Northern Saw-whet Owl

Aegolius acadicus

Order

STRIGIFORMES

Family

Barn Owls, Typical Owls (Tytonidae & Strigidae)

Code 4

NSWO

Code 6

AEGACA

ITIS

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ILLUSTRATION

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Copyright © 2004 - 2017 Mitch Waite Group

PHOTOS

CONSERVATION STATUS

Least Concern

The Northern Saw-whet Owl has a large range, estimated globally at 5,700,000 square kilometers. Native to North America, El Salvador, and Guatemala, this bird prefers subtropical or tropical forest and temperate desert ecosystems, though it can reside in urban areas. The global population of this bird is estimated at 200,000 to 600,000 individuals and does not show signs of decline that would necessitate inclusion on the IUCN Red List. For this reason, the current evaluation status of the Northern Saw-whet Owl is Least Concern.

IBIRD EXPLORER GENERAL

PHOTO SHARING AND DISCUSSION

BIRD PHOTOGRAPHY

SUMMARY

Overview

Northern Saw-whet Owl: Small, large headed owl, brown upperparts, white underparts with thick brown stripes. Head has gray facial disk with white "Y” between eyes; lacks ear tufts. Bill is dark. Wings are brown with white spots. White undertail coverts. Direct, silent flight with fluttering wing beats.

 

Range and Habitat

Northern Saw-whet Owl: Found from the southern coast of Alaska and across southern Canada to northern and central Mexico, but is absent from the southern U.S.; migrate to southern parts of range during winter, especially when food is scarce. Preferred habitats include dense coniferous or mixed hardwood forests.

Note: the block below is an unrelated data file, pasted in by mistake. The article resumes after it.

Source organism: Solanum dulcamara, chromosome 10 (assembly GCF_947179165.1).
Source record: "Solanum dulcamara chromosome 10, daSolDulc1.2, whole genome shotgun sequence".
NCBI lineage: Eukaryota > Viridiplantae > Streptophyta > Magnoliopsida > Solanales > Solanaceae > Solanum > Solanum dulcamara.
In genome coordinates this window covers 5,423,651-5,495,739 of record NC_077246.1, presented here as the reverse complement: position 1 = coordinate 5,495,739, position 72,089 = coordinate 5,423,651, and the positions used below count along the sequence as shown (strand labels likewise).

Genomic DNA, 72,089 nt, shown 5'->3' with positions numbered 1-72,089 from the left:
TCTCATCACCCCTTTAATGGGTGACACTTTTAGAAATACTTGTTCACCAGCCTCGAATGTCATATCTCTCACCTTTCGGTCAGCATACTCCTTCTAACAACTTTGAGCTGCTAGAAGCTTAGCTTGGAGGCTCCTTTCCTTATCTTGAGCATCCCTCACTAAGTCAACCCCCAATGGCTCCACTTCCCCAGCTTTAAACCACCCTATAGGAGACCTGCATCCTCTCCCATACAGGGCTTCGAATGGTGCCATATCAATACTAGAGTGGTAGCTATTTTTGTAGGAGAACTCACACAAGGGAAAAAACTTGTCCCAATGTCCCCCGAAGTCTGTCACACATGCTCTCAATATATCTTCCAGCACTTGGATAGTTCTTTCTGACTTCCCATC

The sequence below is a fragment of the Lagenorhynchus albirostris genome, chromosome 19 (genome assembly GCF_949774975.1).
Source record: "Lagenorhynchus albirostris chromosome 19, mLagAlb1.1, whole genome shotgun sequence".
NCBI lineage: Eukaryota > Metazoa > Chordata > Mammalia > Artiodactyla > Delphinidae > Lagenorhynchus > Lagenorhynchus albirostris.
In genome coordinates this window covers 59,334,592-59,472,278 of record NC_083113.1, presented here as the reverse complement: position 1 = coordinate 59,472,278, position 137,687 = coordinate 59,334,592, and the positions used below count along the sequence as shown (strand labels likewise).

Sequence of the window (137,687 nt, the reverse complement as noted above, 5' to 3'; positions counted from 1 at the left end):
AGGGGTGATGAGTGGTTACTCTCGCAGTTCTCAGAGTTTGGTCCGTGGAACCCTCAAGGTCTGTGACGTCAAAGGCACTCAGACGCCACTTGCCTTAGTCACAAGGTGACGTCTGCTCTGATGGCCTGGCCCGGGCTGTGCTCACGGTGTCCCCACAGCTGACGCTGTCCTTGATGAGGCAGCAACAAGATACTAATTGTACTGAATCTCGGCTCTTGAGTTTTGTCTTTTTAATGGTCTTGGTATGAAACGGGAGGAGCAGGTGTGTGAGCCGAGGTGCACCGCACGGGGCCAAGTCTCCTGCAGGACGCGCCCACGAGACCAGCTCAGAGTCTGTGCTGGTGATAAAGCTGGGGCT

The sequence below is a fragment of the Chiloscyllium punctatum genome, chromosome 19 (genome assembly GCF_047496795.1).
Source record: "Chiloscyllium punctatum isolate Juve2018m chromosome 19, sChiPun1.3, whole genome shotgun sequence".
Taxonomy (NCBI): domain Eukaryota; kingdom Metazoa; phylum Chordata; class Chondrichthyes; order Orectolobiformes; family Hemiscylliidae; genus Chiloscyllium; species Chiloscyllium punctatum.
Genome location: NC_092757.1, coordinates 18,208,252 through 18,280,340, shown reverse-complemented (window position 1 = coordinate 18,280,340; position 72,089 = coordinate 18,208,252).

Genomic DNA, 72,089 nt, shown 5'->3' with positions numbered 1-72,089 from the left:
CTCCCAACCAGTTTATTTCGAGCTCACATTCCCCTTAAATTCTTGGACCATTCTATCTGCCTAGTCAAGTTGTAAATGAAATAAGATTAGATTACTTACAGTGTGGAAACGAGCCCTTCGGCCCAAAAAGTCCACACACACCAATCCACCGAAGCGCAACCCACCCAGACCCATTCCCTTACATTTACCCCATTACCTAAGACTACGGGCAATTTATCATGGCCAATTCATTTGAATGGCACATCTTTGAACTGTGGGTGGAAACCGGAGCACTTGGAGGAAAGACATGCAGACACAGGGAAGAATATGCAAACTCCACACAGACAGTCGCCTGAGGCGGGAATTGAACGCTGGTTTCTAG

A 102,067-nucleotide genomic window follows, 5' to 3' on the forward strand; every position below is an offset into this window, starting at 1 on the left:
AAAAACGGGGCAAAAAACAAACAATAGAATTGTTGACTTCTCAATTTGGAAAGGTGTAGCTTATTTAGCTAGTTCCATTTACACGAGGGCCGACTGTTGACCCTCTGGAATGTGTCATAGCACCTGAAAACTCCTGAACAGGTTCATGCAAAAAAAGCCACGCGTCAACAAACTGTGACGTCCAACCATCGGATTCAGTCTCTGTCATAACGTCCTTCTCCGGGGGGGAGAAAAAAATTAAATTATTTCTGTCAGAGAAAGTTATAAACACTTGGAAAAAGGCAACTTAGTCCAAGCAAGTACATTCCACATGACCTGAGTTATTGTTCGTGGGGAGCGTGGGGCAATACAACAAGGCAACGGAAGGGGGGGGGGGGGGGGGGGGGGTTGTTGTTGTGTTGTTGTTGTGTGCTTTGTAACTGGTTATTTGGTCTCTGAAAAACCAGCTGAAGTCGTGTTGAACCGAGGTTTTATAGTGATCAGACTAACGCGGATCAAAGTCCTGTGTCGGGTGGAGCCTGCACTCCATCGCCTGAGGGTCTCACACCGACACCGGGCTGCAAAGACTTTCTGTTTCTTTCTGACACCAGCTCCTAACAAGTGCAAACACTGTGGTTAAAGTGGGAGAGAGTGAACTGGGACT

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SONGS AND CALLS

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ANDROID PHONE OR TABLET

iBird Pro Guide to Birds of North America


Voice Text

"hoop", "skiew", "swEE"

INTERESTING FACTS

  • The Northern Saw-whet Owl is also called Acadian Owl, Blind Owl, Kirkland's Owl, the Saw-filer, Sparrow Owl, White-fronted Owl, Farmland Owl, Little Nightbird, Queen Charlotte Owl, and the Whet-saw Owl.
  • When prey is plentiful, they will kill up to 6 mice in rapid succession, without consuming any of them. The excess food is cached in a safe place and, in winter, is thawed out later by "brooding" the frozen carcass. When food is plentiful, it is common for only the head of each prey to be eaten.
  • When threatened, they elongate their body in order to appear like a tree branch, often bringing one wing around to the front of their body.
  • A group of owls has many collective nouns, including a "bazaar", "glaring", "parliament", "stooping", and "wisdom" of owls.

SIMILAR BIRDS

RANGE MAP NORTH AMERICA

About this North America Map

This map shows how this species is distributed across North America.

FAMILY DESCRIPTION

TERMINOLOGY

CREDITS

Author

Gary Owen Dick

Artist

Chris Vest

HELP ME IDENTIFY A BIRD

BACKYARD BIRDING

BIRDS AND BIRDING

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UnderpartsX

Belly, undertail coverts, chest, flanks, and foreneck.

Undertail covertsX
Small feathers that cover the areas where the retrices (tail feathers) attach to the rump.
UpperpartsX
Back, rump, hindneck, wings, and crown.
Parts of a Standing bird X
Head Feathers and Markings X
Parts of a Flying bird X